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11 March 2022

Chasing a mutating virus

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Viruses continuously and naturally evolve. To track coronavirus variants, we need to think like Darwin. 

Viruses were unknown to science when Charles Darwin conceived the theory of evolution in the 19th century. Yet, to understand how the SARS-CoV-2 coronavirus has spread and changed during the COVID-19 pandemic, we still need to use Darwin’s approach and think in evolutionary terms.

Like all other organisms on Earth, viruses evolve because of mutations, which are random mistakes that happen during the replication of the genetic material (the genetic information of coronaviruses is written into a molecule called RNA). Some mutations are neutral, while others can have negative effects.

"It’s a continuous process. And if the properties of the virus change, then we speak of a new variant," says Christoph Steininger, head of the Virus Research Team at the Medical University of Vienna and a Principal Investigator from the European research project CORONADX. 

Mutations are random, new variants of a virus occur continuously and their fate depends on how well they survive in their hosts and infect others.

Variants with a selective advantage, such as those with higher infectivity or which are more resistant to the immune system, spread more rapidly and may become prevalent. This was the case with the Delta and Omicron variants. By contrast, variants that are less capable of spreading may be obliterated by natural selection. Multiple variants of a virus can even exist, and compete, in the same patient. When we observe the emergence and spread of new variants, we are just looking at natural selection at work.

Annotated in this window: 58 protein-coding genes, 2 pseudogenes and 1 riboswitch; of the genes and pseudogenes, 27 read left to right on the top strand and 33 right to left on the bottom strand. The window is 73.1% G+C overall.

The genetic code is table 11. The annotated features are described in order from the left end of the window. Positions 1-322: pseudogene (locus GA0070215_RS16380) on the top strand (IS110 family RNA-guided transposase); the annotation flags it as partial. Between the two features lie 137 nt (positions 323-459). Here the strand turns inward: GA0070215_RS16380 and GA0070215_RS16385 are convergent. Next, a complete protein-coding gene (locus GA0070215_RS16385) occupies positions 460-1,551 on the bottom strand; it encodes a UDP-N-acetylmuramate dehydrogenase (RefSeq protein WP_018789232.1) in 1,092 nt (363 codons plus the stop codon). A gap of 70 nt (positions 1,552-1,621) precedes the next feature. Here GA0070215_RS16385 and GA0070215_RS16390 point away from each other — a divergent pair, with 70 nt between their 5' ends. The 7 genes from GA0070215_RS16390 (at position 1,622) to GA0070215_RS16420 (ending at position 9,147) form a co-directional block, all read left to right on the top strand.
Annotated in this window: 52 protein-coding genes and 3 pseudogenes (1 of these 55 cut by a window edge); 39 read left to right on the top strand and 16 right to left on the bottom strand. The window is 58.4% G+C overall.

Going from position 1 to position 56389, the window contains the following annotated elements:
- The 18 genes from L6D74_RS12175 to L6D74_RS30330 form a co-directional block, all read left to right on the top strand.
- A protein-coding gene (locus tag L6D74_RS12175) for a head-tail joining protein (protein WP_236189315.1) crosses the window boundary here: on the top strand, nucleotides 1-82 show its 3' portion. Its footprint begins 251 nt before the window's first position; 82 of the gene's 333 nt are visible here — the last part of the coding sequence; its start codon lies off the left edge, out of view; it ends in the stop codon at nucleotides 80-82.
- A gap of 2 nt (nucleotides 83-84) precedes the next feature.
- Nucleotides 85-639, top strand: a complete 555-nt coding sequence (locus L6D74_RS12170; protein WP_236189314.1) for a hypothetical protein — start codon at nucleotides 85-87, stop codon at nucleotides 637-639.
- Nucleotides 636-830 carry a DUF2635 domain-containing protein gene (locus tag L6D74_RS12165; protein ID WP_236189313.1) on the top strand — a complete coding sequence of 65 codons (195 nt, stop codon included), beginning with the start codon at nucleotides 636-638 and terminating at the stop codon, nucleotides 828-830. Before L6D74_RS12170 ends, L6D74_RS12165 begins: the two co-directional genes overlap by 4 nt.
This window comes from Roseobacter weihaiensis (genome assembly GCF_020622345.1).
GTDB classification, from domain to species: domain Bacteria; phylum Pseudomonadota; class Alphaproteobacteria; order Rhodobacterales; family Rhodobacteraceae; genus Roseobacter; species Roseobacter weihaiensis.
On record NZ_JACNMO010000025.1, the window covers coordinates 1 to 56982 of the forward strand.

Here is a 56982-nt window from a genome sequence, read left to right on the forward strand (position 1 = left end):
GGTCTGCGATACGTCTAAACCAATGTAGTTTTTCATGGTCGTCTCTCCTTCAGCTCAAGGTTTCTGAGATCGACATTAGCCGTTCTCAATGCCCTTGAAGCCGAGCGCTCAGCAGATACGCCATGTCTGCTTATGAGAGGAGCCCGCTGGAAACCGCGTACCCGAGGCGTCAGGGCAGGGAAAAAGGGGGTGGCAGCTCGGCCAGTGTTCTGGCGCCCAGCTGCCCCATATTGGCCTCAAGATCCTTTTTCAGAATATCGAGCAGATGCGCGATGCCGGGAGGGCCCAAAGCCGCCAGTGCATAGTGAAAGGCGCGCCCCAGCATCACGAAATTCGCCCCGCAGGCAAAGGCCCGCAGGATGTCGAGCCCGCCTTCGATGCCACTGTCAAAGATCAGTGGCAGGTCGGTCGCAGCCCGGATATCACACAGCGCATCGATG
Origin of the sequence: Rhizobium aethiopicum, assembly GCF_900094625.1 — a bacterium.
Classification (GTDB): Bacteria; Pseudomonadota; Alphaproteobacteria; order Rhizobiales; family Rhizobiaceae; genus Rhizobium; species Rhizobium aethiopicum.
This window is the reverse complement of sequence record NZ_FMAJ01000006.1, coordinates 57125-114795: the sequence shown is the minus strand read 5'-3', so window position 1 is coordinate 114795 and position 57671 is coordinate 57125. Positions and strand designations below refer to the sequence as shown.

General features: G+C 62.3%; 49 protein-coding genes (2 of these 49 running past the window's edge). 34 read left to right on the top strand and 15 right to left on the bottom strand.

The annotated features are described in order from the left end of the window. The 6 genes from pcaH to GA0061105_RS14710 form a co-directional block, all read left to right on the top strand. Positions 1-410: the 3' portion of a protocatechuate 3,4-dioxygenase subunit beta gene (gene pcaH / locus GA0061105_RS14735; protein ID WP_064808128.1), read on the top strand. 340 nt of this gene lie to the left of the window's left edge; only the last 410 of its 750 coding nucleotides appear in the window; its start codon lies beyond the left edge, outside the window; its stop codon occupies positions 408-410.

Tracking a moving target

Standard tests for COVID-19, such as the RT-PCR, cannot usually identify variants. Therefore scientists need to get a full read of the virus genome with a longer and more expensive process called sequencing.

Health authorities rely upon a network of laboratories to collect and sequence random positive samples from patients and to upload the data to a central database. Sequences are also made available on public platforms such as GISAID, Nextstrain and Pango which are used by scientists globally to catalogue and monitor the viral variants.

National and international health organisations monitor the emergence of the variants by looking at several features. These include increased transmissibility, the severity of the disease, or the ability to evade vaccines, diagnostic tests or drugs. When a variant meets one or more of these criteria, the World Health Organisation (WHO) may place it into a list of Variants of Concern (VOC).

“We need to know which virus variants are currently circulating because we may have to adapt vaccines and diagnostic tests to them," says Steininger.

The efficacy of vaccines can indeed change significantly when new variants emerge, as we have seen with the Omicron variant. Manufacturers, too, need to reassess the ability of their diagnostic tests to identify each new variant that becomes widespread.

Steininger believes that tracking viral variants will be paramount after this pandemic too. "[in the past], we have seen the importance of that information for HIV, Hepatitis C and Influenza. During the COVID-19 pandemic we have developed new tools and approaches and they will be very helpful for future epidemics," he says.

Catching up with viruses will always be a hide-and-seek game where you should always expect new variants to appear. The COVID-19 is not an exception, and shows the importance of monitoring and sharing viral genomes to fight epidemics.

Video interview with Prof. Steininger on virus evolution and variants, released within the CORONADX project provides its content to all media free of charge. We would appreciate if you could acknowledge as the source of the content.